hacked more than 10,000 routers to make them more secure, has once again made headlines by compromising more than 70,000 home routers and apparently forcing their owners to make them secure against flaws and weak passwords.
Just like the infamous hacking group Lizard Squad, the group of white hat hackers, dubbed the White Team, is building up a sizeable botnet consisting of hundreds of thousands of home routers, but for a good purpose.
Lizard Squad, the same group responsible for Sony PlayStation Network and Microsoft Xbox Live outages, uses their botnets to launch DDoS (Distributed Denial of Service) attacks against target websites to flood them with traffic and knock them offline.
Hacking Routers to Make them More Secure
Challenged by Lizard Squad's maliocus work, the White Team of vigilante hackers built their own peer-to-peer botnet that infects routers to close off vulnerabilities, such as:
- Weak default passwords
- DNS poisoning
- Unauthorised access (backdoor)
- Disabled firewalls
Their malware, dubbed "Linux.Wifatch" a.k.a "Wifatch" that has been used by the team since last year continues to be updated and has been open-sourced on Github.
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The malware, first discovered in November 2014 by an independent malware researcher "Loot Myself" and analysed by Symantec last year, now includes more programs to remove other malicious software and backdoors already on the system.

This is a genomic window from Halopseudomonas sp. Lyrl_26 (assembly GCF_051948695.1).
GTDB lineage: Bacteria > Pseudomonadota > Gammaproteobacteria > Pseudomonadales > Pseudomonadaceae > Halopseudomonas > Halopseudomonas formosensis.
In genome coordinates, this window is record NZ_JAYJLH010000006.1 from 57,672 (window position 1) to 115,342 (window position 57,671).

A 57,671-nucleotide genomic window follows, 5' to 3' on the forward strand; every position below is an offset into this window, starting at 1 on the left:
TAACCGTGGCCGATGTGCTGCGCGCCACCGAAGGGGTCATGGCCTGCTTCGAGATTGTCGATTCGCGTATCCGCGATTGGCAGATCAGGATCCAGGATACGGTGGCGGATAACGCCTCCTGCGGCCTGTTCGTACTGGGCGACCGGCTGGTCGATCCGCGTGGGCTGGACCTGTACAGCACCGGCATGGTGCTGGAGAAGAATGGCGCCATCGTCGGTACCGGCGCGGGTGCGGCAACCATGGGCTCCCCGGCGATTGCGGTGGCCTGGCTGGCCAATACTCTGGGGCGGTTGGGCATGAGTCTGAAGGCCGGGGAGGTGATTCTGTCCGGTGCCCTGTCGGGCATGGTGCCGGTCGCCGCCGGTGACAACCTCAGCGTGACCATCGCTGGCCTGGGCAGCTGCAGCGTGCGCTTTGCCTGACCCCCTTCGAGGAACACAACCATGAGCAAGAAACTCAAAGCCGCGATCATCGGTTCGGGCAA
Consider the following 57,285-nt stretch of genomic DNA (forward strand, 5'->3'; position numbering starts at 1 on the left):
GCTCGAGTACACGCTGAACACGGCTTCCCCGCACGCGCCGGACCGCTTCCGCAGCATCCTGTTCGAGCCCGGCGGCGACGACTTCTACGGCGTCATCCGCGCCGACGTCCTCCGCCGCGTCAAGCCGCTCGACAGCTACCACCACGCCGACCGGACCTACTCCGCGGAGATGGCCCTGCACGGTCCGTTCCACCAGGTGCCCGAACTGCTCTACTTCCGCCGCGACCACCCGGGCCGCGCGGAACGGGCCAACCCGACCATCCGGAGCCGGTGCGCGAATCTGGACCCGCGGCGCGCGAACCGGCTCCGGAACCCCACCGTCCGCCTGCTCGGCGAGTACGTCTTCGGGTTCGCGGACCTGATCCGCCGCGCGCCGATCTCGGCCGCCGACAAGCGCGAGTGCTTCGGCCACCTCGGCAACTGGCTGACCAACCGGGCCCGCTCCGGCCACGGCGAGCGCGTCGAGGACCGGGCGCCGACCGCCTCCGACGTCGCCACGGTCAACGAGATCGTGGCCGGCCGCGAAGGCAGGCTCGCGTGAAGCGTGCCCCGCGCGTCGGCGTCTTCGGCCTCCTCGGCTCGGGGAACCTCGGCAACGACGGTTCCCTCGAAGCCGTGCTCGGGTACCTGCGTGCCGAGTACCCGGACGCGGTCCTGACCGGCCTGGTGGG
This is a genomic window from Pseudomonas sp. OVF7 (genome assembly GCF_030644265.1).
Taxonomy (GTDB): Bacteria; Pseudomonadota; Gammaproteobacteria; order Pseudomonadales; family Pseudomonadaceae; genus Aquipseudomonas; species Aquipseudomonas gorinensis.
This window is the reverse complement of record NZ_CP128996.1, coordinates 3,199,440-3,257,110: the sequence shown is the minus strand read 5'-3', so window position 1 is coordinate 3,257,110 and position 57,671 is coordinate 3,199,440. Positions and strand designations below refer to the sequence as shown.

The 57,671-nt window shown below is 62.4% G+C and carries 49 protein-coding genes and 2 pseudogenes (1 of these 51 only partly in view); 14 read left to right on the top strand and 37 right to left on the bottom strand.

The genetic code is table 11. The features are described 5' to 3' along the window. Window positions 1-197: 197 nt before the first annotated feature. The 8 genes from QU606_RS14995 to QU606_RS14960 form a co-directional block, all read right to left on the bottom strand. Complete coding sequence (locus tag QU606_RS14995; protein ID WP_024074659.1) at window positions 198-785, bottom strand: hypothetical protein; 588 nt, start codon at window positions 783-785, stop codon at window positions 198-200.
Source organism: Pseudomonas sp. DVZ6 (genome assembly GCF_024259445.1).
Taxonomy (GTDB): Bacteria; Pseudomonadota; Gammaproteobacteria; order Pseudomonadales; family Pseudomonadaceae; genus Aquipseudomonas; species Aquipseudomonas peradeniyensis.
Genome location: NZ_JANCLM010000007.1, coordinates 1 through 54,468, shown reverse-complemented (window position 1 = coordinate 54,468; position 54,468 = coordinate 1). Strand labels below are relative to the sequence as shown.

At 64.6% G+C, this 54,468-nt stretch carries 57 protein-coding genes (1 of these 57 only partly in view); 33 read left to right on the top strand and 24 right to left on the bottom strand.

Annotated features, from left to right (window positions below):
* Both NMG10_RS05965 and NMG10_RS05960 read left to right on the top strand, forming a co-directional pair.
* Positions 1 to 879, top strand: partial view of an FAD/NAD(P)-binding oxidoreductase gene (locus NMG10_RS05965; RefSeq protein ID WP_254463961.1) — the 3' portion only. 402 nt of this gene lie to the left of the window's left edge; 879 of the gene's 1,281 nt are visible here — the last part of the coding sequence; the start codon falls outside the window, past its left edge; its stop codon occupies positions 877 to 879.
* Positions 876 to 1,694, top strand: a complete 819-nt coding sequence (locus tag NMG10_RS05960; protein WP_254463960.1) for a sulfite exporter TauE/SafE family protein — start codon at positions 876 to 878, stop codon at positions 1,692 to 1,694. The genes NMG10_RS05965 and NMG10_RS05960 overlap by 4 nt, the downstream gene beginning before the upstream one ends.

The White Team has access to around 70,000 devices, according to Symantec, who is continuously watching over the team's botnet.
Good Malware to Fight Bad Malware
Lizard Squad sizable botnet contained somewhere between 120,000 and 150,000 bots, a Lizard spokesperson told Forbes, claiming that their botnet includes not just home routers and PCs, but smart refrigerators, smart TVs and other smart home devices as well.
The White Team aims at hacking and protecting between 150,000 and 200,000 devices from Lizard Squad attacks, thereby removing the rogue gang from people's homes.
However, the team of vigilante hackers face some hurdles, especially when working with the Wifatch malware, which is often too big to install on smaller routers.
"The goal is to use (most) of the 60,000 nodes we have to connect to the hundreds of thousands of boxes that are too small for our normal disinfector and disinfect them remotely," the hacker collective told the publication over encrypted email.
Since there are so many vulnerable devices that can be hacked with little or no effort, these vigilante hackers aren't answer to this widespread problem. They can only help minimize the issue.
The White Team is not the only team of vigilante hackers trying to secure the Internet. Just last week, a hacker replaced a malware with antivirus software. An anonymous hacker was found replacing Dridex, the most active banking malware, with the copies of Avira security software.